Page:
So, this is the scenario, you have an article and you can vote 0 - 5 in the "Like" scale and you can also vote 0 - 5 in the "Dislike" scale.

How would you resolve this in best and simplest way?

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    So I can for something as like:3 and dislike:2 at the same time? That seems confusing and unnecessary. Why not just rate from 1-5 (1 being bad, 5 being good)? – JonW Mar 18 '15 at 18:17
  • Agree with @JonW. In case you can make it simpler, make it simple to actually gain some votes. – digsrafik Mar 18 '15 at 18:27
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    I would just use the words: "like" and "dislike" instead of a 0 - 5 rating. What's a 3 rating? Youtube noticed that when people were rating on their star ratings that most of them were either 1 or 5, because people felt strongly either or and not in between. Additionally, when someone recommends something they don't say "I give it a 3/5," but instead, they say "I liked it," or "I recommend this." – Majo0od Mar 18 '15 at 18:28
  • Why wouldn't this just be one, 11 point scale from dislike to like? – tohster Mar 18 '15 at 18:29
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    @BrunoFelício that seems like far too many steps for a simple interaction. People would say they either like it or not. – Majo0od Mar 18 '15 at 18:34

Assuming you mean something along the line of

-5 | -4 | -3 | -2 | 1 | 0 | 1 | 2 | 3 | 4 | 5

You will have to be prepared to get more than your fair shares of -5, 0, 5 unless you have a user base that is motivated to accurately rate the items.

By giving people so many options you will tend to reduce their participation rate and reduce their dedication to detail. A 0-5 scale, or if you want to force people to chose whether they like or dislike something, then a 0-4 scale may be what you need.


If someone only uses a program to accomplish some five minute task, and it performs that task flawlessly, it would neither be reasonable to claim that the program is the best program on the face of the earth (as would be implied by giving it a perfect rating), but nor should one claim that it isn't the best program on the face of the earth (as would be implied by giving it a less-than-perfect rating).

I dislike single-dimensional rating sliders because they often provide no accurate way for voters to describe their experience in some of the most common scenarios. Having separate ratings for like and dislike is perhaps not the best way to extend beyond a one-dimensional rating, but if it's explained that "like=1 dislike=0" means "I used this program a tiny bit, with no problems", such a rating would for many programs be much more accurately indicative of a typical user's experience than would be any rating on a single-dimensional scale.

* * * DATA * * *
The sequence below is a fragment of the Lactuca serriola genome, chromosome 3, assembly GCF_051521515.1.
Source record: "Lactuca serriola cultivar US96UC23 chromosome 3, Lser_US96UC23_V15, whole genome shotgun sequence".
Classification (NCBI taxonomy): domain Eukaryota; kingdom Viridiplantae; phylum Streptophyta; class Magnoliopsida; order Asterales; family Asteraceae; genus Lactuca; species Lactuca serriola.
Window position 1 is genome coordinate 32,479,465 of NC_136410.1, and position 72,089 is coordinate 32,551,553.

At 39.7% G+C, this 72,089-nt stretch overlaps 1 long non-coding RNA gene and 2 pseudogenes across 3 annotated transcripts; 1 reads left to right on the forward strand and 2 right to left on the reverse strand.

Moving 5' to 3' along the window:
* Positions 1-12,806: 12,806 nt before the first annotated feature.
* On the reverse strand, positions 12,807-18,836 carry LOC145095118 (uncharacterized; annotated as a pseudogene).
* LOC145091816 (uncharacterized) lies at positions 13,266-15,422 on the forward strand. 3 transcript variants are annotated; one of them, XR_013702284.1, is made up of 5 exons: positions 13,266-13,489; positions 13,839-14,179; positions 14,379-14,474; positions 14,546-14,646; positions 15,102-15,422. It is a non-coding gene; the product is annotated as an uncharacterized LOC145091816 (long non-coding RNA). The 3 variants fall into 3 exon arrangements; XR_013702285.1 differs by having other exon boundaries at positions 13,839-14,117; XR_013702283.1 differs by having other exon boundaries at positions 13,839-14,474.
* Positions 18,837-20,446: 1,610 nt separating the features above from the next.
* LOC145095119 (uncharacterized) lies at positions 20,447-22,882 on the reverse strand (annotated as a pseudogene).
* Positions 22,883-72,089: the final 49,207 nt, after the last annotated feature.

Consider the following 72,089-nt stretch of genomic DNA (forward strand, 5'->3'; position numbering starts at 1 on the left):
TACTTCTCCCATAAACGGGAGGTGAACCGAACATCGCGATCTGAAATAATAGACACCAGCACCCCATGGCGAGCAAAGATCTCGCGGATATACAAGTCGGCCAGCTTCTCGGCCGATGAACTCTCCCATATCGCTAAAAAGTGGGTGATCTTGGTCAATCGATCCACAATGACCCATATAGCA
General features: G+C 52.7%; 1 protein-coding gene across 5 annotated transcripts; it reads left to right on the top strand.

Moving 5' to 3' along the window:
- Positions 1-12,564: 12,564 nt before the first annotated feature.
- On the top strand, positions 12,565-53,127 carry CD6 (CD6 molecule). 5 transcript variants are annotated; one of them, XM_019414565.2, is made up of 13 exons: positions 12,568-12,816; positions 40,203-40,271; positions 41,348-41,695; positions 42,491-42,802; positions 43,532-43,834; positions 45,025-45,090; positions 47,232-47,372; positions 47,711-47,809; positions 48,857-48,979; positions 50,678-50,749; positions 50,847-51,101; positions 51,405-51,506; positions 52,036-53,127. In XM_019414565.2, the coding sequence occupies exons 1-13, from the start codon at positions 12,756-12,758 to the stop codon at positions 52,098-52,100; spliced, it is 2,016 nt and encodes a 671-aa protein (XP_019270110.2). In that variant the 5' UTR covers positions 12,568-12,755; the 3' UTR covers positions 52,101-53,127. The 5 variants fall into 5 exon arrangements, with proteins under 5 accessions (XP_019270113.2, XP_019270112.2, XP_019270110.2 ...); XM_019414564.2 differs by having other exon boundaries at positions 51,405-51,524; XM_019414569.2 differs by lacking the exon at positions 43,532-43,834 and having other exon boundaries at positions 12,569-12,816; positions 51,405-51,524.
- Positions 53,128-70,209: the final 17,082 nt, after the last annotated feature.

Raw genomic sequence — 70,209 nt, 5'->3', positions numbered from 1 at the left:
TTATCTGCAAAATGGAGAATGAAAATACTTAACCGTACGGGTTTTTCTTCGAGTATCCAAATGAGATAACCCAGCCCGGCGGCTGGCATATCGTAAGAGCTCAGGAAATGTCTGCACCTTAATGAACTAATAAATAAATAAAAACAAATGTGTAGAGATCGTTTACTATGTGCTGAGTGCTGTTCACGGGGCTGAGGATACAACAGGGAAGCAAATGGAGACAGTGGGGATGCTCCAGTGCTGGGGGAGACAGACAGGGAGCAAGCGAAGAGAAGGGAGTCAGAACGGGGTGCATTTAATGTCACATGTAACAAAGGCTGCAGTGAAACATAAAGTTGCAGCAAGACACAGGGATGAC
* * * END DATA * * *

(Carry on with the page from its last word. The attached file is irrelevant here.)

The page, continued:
An alternative approach might be to offer sliders for "How suitable is this product for one-time or occasional use", "How suitable is it for recurring use", and "How suitable is it for intensive use"? People who download a product and successfully use it to do some task they may never have to do again could offer a rating on the first scale, while declining to vote on the others. Someone who finds a product hard to learn, but uses it frequently and finds it very useful after the learning curve has been overcome might rate the product unfavorably on the first scale but highly on the other two.

An important thing to recognize is that different prospective users of a product will be interested in different aspects of its quality. Some users want a program they can download and use right away to do some one-off task. Others will want something they'll be able to set up so they can perform some daily task as efficiently as possible. A program which is well-suited to the former user's needs may be relatively useless for the latter, and vice versa. Ratings split by intensity of use may be more helpful to prospective users than single-dimensional ratings which may indicate that a program is good for "something", but not really make clear what that is.

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